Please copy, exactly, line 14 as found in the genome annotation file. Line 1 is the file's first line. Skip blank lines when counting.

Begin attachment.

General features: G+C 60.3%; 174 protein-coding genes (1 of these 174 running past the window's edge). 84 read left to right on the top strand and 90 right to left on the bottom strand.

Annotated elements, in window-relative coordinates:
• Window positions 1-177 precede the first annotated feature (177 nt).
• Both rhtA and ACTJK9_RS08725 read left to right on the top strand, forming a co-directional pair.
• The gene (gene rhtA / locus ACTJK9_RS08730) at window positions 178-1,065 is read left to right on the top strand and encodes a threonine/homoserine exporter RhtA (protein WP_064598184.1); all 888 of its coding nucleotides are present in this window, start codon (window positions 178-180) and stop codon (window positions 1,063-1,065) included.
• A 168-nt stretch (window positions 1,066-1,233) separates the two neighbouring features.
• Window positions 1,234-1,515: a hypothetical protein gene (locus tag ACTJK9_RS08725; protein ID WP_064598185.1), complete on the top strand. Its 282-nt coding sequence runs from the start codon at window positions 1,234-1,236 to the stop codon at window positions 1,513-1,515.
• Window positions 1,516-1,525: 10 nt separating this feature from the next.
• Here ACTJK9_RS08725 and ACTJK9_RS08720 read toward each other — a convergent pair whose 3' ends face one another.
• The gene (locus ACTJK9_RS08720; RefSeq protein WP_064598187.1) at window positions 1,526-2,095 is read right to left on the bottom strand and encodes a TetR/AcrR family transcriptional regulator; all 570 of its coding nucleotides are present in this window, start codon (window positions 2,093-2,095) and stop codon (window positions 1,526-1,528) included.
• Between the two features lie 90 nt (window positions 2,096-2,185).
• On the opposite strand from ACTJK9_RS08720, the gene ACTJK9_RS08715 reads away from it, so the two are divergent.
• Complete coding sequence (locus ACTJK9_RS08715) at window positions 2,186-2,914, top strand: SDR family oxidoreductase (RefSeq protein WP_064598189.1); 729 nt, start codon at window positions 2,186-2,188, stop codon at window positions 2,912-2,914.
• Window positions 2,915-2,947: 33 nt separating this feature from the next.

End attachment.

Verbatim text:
• Window positions 2,915-2,947: 33 nt separating this feature from the next.